During our first stint living overseas in Thailand, we quickly realized that, as foreigners, we were at the mercy of the locals. Whether it was housing, sightseeing, transportation, or shopping at the market, we were subject to the whims, tactics, and schemes of some locals in their attempts to get something from us.
Price-gouging was one of the more common schemes that we experienced, as many of the Thai people see foreigners as bottomless pits of wealth. Fortunately for us, the few instances of price-gouging that we encountered were minor, such as taxi drivers trying to charge us more or paying a bit more to sight see. Most of the Thai people we interacted with were kind and helpful. Moreover, the international school where we worked employed staff whose job was to help the foreign faculty members navigate life in Thailand, and would step in whenever someone needed help dealing with an unreasonable local person. It also helped that most Thai people do not like confrontations or “losing face,” so if we needed an issue resolved, we only had to be gently persistent to get a resolution.
Living in Taiwan has been a different story. While most of the locals have been tolerable and reasonable in their dealings and interactions with us, many also have been nosy, rude, and disrespectful. Some also have tried to take advantage of our lack of knowledge about Taiwan. In the last six months, we’ve frequently had to deal with situations in which a local tried to take advantage of our status as “uninformed” foreigners or as a family associated with an international school.
The worst case so far has been our landlady. She is disrespectful, unresponsive to our requests, and untrustworthy. From the moment we moved into this apartment, everything has been an uphill battle with this woman. Every little request is turned into drama, and nothing gets done for weeks while she argues about a repair, its cost, or who should pay for it, even though it’s clearly laid out in the lease.
Our first inkling of how difficult she is came before the school year began. The school secretary (who’s generally the intermediary between the landlords and the school faculty, and who generally helps faculty members navigate negotiations and interactions such as those with their landlords) asked all the new faculty members to make a list of all the problems with their apartments, so their landlords could respond and repair accordingly. We did. We had some small issues, such as the screen door not sliding properly, and a few bigger ones, such as cockroaches in the apartment and the stove not lighting easily and not staying lit.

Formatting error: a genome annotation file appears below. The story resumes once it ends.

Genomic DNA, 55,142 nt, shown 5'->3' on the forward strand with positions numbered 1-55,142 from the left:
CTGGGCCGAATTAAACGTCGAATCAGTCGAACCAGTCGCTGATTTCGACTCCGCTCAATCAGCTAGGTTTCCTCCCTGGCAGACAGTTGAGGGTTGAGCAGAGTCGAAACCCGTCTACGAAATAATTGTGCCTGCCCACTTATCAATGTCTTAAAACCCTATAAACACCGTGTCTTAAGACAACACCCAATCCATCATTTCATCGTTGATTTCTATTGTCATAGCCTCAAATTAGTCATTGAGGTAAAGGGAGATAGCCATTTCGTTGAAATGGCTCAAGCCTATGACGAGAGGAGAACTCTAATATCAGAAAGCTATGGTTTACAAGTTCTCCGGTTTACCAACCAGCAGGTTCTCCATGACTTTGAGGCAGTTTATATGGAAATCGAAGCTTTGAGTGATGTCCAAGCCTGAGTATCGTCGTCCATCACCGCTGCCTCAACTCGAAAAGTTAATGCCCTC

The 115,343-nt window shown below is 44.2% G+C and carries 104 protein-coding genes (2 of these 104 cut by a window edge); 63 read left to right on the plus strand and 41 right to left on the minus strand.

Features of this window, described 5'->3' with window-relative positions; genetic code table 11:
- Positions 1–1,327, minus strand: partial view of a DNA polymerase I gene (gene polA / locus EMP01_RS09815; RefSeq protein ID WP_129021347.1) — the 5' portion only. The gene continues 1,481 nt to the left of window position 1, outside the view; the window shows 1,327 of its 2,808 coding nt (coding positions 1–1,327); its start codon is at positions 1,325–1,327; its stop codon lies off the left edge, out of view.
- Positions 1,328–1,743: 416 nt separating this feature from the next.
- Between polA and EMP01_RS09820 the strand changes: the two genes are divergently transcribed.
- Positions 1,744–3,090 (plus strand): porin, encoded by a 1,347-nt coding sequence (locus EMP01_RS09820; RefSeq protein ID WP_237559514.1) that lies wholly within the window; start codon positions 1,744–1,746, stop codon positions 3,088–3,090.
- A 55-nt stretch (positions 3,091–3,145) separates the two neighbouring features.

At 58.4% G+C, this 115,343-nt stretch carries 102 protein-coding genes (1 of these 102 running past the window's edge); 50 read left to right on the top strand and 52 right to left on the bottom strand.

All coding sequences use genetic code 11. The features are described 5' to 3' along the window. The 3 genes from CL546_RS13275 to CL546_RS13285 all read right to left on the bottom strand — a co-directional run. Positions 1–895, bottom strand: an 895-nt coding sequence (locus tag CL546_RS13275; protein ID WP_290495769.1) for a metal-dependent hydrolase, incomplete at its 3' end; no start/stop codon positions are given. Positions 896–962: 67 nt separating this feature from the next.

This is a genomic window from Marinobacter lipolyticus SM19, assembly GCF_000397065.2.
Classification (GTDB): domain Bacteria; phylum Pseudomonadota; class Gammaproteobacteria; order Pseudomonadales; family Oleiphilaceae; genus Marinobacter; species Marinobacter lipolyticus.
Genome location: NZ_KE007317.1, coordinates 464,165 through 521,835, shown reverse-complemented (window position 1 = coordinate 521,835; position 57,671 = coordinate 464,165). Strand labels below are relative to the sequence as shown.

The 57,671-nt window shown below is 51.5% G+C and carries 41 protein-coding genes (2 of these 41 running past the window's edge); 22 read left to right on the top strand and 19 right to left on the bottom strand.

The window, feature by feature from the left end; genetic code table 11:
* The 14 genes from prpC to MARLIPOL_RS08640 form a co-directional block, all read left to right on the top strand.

Well, our landlady never even made a peep about the list or what was on it. It wasn’t until a couple of weeks into the school year, when it became extremely frustrating to use our stove (requiring at least 10 attempts to light it) that we brought up this issue again. Our landlady’s first response? The stove is a “consumable” item, so we would be responsible for its repair. We disagreed with her definition of a “consumable” item, not to mention that the stove was already in this condition when we moved in, but because the cost for the repair was minimal and we were getting fed up with the stove, we didn’t argue.
Our second time having to deal with her was another week later, when our shower suddenly started sprouting a big and continuous leak, even when the faucet was off. The school secretary called a repairman for us, telling us that we would have to pay for the repair ourselves first and then be reimbursed by the landlady, to which we agreed. The repair cost US$60, which wasn’t too much. But then the landlady balked at the idea of reimbursing us, which made me want to pursue the matter on principle.
We asked the school secretary to talk with her and help us get our money back. She was unhelpful in this regard. We asked for a copy of the lease to determine the terms of the lease. (The strange arrangement at this school is that it signs all the leases as the lessee, with the faculty members as the tenants. Faculty members aren’t provided a copy of the lease, even though they are responsible for the terms of their lease!) It turned out that, according to the lease, the landlord is responsible for the cost of any repair over $1000NT (approximately US$33)! We sent a copy of the pertinent clause to the landlady, who completely ignored it and us.